Last week, I sat through a session by GE’s Global Head of Digital. He gave us a really great example of the type of work his team does for GE. Well, at the time I didn’t think it was so great, but the more I have thought about it the more impressed I am. Using Algorithms and AI, they’ve been able to improve the amount of electricity a wind turbine produces by over 5%, while reducing maintenance and breakdowns. What they’ve done is put sensors on each of the veins of a turbine, along with sensors outside the turbine to monitor weather and wind. The data from these sensors is then analysed and, in real time, thousands of options for adjusting the turbine are evaluated. The most optimal setup is then selected and applied. With the feedback received, further options are evaluated and more adjustments made.
GE are making really good money from this, as they have a simple deal with clients to share any additional revenue generated. GE have been so successful that clients are now asking them to implement this system on their competitor’s turbines. A real win for GE.
Over the whole system GE manages, a 5% increase in productivity generates a lot of revenue.
But it’s not just the revenue numbers that impressed me. On reflection, I realise that this is actually the future of AI, algorithms and the “industrial IoT” (a phrase coined by Jeff Immelt’s GE). This is where we move beyond bots, beyond the sexy front end of AI, to machine learning that leads to genuine improvements in productivity and immediate bottom-line rewards.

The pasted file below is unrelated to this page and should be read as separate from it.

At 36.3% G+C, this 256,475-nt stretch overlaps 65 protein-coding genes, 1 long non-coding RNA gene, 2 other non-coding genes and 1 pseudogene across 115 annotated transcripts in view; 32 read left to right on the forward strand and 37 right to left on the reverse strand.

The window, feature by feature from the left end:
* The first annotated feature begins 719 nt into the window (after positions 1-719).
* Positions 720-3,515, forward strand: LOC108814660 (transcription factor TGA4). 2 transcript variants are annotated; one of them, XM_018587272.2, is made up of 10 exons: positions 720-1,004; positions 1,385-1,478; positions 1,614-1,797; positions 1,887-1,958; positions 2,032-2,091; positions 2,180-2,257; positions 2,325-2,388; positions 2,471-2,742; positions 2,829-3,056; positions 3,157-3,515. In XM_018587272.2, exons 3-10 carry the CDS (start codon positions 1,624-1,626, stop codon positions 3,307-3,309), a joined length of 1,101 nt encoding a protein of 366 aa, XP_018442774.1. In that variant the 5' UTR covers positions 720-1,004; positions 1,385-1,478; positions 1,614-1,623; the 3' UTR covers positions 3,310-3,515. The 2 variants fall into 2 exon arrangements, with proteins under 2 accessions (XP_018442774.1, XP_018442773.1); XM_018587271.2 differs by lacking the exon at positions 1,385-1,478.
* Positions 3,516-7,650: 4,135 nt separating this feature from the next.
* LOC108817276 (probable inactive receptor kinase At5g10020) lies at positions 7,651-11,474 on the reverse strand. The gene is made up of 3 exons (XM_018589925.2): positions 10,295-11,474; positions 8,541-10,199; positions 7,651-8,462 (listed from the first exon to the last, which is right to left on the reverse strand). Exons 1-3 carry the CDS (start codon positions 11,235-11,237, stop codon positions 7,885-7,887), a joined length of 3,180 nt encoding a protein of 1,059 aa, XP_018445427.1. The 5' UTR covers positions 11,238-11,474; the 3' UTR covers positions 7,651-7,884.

And then, I read an article by Jensen Harris on Medium, called “Why bots aren’t the real AI disruption: The quiet rise of headless AI”. This makes a lot of sense to me now.
This paragraph sums it up:
“While being able to talk to your CRM is cool, having a sales platform that accurately predicts the 100 opportunities you can close this quarter is worth breaking the bank for. Having a cute avatar answer your customer support chats seems nice enough, but predicting ahead of time what areas of your product will get support requests so that you can fix them before customers suffer is pure gold.”
Read Jensen’s full article here, or a summary below:
Why bots aren’t the real AI disruption: The quiet rise of headless AI
by Jensen Harris
Bots are eating the world. Whether you are an enterprising app developer building the essential software to bring a virtual Taylor Swift into your Slack chats, or just lonely and in need of a dumb, annoying virtual friend to message you on Facebook, we seem to be clear on one thing: many experiences, apps, sites, and products are breathlessly going to be replaced with bots….
It’s official: “bot for X” is the new “Uber for X”.
And sure, bots are cool. Ever since ELIZA struggled to pass the Turing Test and HAL 9000 murdered his crew (later reincarnated in a hardly-remembered Apple Super Bowl commercial) we’ve been infatuated with the idea of computers as our inevitable sidekicks.